What Are Rock Cairns? – A Deep-Rooted Scottish Tradition
Cairns are carefully built piles of stones that rise up into the sky like a game of Jenga. They can be found in all kinds of wild places. But they are more than just a clever way to balance things.
What are cairns of rocks? Why do people stack rocks?
A cairn is a pile of stones that has been put together carefully. Since prehistoric times, these man-made mounds have been used in a number of ways. They have protected different landscapes from the harsh elements and the test of time for thousands of years.
They can be found on mountain tops, ledges, river banks, moorlands, uplands, the desert, and other places where there are no trails. Derived from the Scots Gaelic word ‘càrn’, meaning ‘heap of stones’, cairns are ancient markers with Scottish roots found across the globe. But the word “cairn” is flexible and can be used to talk about both natural and man-made hills and piles of stones.
Cairns have been used as landmarks and places to bury people since prehistoric times. Some experts say that many of these old stone stacks were also built for astronomical, religious, and hunting purposes. Native people in Alaska and Greenland have used these kinds of markers for hundreds of years. Before lighthouses were invented, sailors used cairns to find their way.
Scotland and Cairns
With its maze of Neolithic, Pictish, and Viking sites, Scotland is full of rock cairns from the past and the present. The many burial cairns and megaliths that have been there for a long time show how long the practice has been going on. Clava Cairns, a group of ancient burial mounds with stone decorations near Inverness that are thought to be about 4,000 years old, may be the most well-known.
In Scottish legend, each member of the Highland Clan would put a stone on a pile before a battle. The remaining warriors would then take their stones away, leaving the rest to be used to build a memorial cairn for the dead. Putting a small stone on top of a cairn, especially on the top of a hill, is a long-standing Scottish tradition that shows respect. By putting this rock on the monument, you are helping to keep it in good shape and protect it from bad weather.
When the cairn marks a grave, the old Scots Gaelic blessing “Cuiridh mi clach air do chàrn” or “I’ll put a stone on your cairn” comes into play. The action is a way to say, “I’ll never forget you” and “you won’t be forgotten.”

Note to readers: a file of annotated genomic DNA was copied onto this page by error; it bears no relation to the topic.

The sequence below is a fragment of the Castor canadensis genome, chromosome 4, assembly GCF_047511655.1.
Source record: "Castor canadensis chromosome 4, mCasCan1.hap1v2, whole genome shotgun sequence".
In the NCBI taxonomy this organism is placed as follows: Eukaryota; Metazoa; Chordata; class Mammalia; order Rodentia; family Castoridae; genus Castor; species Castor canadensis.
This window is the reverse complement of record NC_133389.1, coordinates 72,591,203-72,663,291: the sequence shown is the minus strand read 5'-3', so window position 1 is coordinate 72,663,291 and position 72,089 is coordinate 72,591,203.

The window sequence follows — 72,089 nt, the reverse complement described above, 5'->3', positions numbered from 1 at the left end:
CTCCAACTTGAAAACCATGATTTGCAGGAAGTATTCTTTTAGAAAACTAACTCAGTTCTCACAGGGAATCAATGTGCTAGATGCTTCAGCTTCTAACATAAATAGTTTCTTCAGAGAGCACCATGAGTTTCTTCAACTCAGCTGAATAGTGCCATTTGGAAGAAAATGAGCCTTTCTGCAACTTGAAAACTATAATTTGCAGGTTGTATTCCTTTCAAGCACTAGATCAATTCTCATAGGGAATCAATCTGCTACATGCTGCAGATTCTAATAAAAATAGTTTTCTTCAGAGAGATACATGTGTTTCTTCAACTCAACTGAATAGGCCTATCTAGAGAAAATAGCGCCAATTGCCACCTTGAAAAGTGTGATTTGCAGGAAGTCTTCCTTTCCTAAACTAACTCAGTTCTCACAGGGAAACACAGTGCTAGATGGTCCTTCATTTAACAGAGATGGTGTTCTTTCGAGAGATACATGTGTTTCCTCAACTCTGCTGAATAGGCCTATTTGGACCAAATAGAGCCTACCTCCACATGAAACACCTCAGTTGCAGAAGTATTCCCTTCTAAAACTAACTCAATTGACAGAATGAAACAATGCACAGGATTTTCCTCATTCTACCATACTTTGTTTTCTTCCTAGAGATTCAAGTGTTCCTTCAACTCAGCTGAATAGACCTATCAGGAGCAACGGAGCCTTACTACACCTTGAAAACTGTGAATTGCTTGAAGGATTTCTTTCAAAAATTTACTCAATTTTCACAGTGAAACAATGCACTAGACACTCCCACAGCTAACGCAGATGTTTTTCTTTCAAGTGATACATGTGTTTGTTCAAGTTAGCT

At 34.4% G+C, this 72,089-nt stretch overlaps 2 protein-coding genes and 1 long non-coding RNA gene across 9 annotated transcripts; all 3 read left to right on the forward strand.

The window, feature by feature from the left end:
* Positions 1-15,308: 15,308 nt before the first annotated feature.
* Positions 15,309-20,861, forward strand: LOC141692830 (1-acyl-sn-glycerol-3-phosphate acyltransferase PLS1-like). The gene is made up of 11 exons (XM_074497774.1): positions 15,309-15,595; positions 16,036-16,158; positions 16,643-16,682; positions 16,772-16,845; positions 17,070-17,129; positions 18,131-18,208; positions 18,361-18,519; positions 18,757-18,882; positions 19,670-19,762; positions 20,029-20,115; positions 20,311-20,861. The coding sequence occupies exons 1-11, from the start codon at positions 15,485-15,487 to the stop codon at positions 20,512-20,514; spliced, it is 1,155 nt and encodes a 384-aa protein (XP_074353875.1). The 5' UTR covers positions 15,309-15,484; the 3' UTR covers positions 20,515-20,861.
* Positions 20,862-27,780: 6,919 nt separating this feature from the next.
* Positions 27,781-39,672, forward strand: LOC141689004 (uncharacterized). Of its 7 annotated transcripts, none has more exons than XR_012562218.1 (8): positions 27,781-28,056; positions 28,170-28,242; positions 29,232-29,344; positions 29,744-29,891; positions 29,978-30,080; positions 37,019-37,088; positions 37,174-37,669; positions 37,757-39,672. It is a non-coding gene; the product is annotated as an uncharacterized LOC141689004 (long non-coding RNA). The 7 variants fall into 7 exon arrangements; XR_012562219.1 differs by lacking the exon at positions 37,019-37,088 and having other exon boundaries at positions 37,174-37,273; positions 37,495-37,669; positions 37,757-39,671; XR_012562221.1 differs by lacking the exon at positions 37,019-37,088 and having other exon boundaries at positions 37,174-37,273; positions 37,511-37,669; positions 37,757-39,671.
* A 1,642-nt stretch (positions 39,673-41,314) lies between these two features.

Along with their Celtic roots, rock cairns are used by serious alpinists, rock climbers, hikers, and outdoor enthusiasts to find their way. Most mountains around the world have a network of cairns to help adventurers get to the top and get back down. Some of these cairns may have “beaks” that point in the right direction or to short cuts.
Summit cairns point out the highest peak, and some of them can also be used as wind shelters. Almost all will protect the summit register, which is a book where climbers can write about their trip and let others know if there are any problems with the route. Cairns can also be found on desert trails, near bodies of water, and in wild areas.
Unfortunately, cairns are often becoming more of a problem and less of a way to find your way. Their original purpose has been misunderstood and abused at some point. This is partly because people who don’t know what they’re doing build stone stacks along different routes without knowing what they mean. Some people even ruin old cairns so they can build a new one that they don’t know much about. Even experienced adventurers can get lost or go in the wrong direction if the cairns are moved. Once again, the growing number of cairns is an eyesore and is seen as littering, vandalism, and a threat to the environment in some national parks.
Adding fuel to the fire, places in the west have seen a rise in stone-balancing artists and people who see it as a spiritual act. Even though it’s creative and maybe even spiritual, this can cause pointless cairns to get in the way of adventurers and purists. It can also hurt the environment and upset ecosystems by destroying places where animals and bugs live.
The way out
At the end of the day, building cairns for fun can be relaxing and fun, but as a general rule, people should follow the “leave no trace” rule so they don’t mess up the natural environment, change the path, or risk taking credit for an ancient and sacred art form.
Topic: What Are Rock Cairns? – A Deep-Rooted Scottish Tradition
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By: Travel Pixy